Fulmar Mosaic—The Story of the Shot

By Joe Van Os on Jul 17, 2013

When you are good friends with someone, over time you discover each other’s idiosyncrasies—especially when traveling together. John Shaw and I travel together a lot. We’ve found we both really like pickled herring.

Last June, John and I were shooting Atlantic puffins for a week in Iceland. While there we also photographed Arctic terns, red-necked phalaropes, common redshanks and other nesting shorebirds, plus some common eiders and black-legged kittiwakes.

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In Iceland the puffins nest on precipitous cliffs that have areas of soil on the cliff top soft enough in which to dig their underground burrows. There they lay their one egg and raise their chick in that dark hole for six weeks until it fledges in early August. As the chick grows, the parents spend more and more time at sea foraging for fish and less time standing photogenically on the cliff ledges. They can fly as far as 30 miles (or more) from the nesting cliffs while they forage for the chick. Sometimes the cliffs are packed with loafing birds during the day and other times they are almost totally empty. This huge difference in puffin accessibility for photography is probably a direct result of wind, tide, time of day, availability and proximity of fish, and disturbances from predatory gulls and skuas, foxes or unruly tourists. It’s hard to predict.

One morning, John and I arrived at the puffin colony only to find most of them were out to sea. Those that were there were either not very accessible or were in locations not very inspirational for shooting. We stood around for a few hours, chatting with a couple of German photographers, waiting to see if any birds would show up. Not many did—and of those, most delivered their fish on a beeline straight into the burrow and were gone again in a flash.

It was getting on towards lunchtime so we decided to go for drive to see if we could find something interesting to shoot. We headed for a small town about 20 miles away. That town had one small grocery store—and we knew it sold our favorite brand of Icelandic pickled herring. They really know how to make pickled herring in Iceland!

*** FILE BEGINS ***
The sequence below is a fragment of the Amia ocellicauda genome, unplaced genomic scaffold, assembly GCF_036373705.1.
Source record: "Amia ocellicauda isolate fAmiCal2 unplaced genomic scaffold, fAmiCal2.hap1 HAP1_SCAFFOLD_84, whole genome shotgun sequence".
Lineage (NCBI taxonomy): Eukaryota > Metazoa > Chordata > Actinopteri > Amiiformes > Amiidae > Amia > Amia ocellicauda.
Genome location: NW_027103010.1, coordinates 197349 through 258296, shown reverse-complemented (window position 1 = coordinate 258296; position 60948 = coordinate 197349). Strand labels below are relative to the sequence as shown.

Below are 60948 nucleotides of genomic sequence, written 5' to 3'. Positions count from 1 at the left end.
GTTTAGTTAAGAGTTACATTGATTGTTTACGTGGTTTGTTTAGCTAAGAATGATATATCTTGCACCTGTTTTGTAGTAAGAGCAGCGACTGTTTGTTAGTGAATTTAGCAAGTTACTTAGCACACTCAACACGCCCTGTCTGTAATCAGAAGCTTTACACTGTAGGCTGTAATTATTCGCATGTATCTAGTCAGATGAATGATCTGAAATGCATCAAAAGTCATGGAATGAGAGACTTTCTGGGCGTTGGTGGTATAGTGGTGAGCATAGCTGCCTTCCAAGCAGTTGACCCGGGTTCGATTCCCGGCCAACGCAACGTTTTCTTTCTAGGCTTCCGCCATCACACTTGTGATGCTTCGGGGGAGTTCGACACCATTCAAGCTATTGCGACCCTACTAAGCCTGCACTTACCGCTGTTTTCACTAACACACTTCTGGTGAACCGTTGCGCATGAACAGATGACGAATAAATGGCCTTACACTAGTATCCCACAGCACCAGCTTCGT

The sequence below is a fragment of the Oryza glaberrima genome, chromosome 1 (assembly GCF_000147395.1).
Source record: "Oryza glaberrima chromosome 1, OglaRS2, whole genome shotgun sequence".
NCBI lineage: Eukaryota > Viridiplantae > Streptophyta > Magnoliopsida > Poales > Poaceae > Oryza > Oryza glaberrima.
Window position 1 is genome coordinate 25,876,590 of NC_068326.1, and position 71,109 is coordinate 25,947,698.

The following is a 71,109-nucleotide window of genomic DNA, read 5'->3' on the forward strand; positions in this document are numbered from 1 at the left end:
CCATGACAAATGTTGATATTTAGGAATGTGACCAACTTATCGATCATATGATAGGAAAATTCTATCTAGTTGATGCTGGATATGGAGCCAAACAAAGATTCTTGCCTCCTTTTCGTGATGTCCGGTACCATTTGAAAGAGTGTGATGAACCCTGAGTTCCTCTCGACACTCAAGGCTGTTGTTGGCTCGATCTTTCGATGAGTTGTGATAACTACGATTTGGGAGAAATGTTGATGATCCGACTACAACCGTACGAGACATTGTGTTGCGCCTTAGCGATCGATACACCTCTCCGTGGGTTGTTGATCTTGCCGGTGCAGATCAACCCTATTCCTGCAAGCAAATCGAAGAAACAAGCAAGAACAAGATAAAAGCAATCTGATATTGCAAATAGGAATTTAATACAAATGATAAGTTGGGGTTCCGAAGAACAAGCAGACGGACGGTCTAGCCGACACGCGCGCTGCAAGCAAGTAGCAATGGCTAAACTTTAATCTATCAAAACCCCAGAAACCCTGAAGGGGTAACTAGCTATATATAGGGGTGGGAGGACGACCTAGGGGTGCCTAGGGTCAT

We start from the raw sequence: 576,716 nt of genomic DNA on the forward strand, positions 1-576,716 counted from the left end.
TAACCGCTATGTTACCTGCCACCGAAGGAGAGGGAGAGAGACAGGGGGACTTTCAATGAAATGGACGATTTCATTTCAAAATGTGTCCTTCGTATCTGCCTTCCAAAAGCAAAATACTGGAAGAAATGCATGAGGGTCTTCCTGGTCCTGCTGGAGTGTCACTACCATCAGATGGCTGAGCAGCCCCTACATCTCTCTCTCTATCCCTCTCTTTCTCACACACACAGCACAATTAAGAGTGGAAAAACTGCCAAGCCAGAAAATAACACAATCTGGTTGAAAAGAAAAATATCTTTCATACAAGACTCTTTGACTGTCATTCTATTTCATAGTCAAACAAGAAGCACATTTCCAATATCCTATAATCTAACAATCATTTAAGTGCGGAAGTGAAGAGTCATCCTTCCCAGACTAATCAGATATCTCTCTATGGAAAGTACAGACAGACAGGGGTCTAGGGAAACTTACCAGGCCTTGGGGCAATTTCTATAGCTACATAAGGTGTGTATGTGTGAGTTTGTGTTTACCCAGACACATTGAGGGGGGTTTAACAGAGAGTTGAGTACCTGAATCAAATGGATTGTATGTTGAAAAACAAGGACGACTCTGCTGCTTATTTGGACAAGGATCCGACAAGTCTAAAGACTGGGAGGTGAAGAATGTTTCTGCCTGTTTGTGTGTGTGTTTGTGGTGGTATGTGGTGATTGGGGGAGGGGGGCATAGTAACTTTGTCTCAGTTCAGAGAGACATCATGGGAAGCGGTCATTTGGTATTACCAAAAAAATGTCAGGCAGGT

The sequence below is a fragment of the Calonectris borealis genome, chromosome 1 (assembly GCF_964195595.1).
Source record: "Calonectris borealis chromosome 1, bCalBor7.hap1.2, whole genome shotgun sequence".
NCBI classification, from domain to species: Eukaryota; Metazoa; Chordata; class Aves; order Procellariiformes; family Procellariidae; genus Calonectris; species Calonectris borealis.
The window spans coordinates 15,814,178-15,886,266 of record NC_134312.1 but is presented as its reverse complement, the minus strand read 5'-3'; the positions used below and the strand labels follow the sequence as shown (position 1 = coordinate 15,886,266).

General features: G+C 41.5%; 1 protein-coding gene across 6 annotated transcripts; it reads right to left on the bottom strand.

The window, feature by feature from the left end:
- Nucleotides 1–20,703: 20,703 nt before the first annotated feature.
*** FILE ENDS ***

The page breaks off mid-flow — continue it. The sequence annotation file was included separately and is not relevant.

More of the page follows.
There wasn’t much to shoot along the way and we were soon at the grocery store. We each went for a large jar of herring and then discovered the store also sold vanilla skyr! Skyr is a very tart and intense Icelandic version of Greek yogurt, often eaten at breakfast.

We were sitting in the car in the parking lot, both of us with a plastic spoon, a jar of herring and a container of skyr. (This combination is the quintessential Icelandic power lunch—don’t knock it ‘til you’ve tried it!) The parking lot overlooked the harbor and as we were eating we noticed large numbers of northern fulmars coming into the harbor from all directions.

Curiosity got the better of us and we drove along the water for about a half mile until we saw a huge congregation of fulmars and glaucous gulls swirling along the shore. There were more than 1,000 birds at the exit to a raw sewer pipe pumping fishy slurry from the town’s fish processing plant into the harbor. Mayhem ensued—a bird feeding frenzy!

John and I shot this scene in every way possible. I wanted to create a jigsaw puzzle shot of pure fulmars only—avoiding all gulls. It took more than 100 shots to get one frame with nothing but fulmars in the image—but one frame is all it takes! The tripod-supported shot was made with a Canon 1Ds Mark III with an 800mm lens ISO 800, 1/500 at f/18. Aside from minor dust spotting, this image has not been cleaned up or altered other than being converted, to my liking, from a RAW file.

We drove back for several days in succession to shoot at the sewage outflow when the puffin numbers were low—but we never saw a feeding frenzy, that big, again. Truth be told, we didn’t care about driving all that way—failing to find many fulmars—because we really just needed an excuse to go back to the store to buy more pickled herring!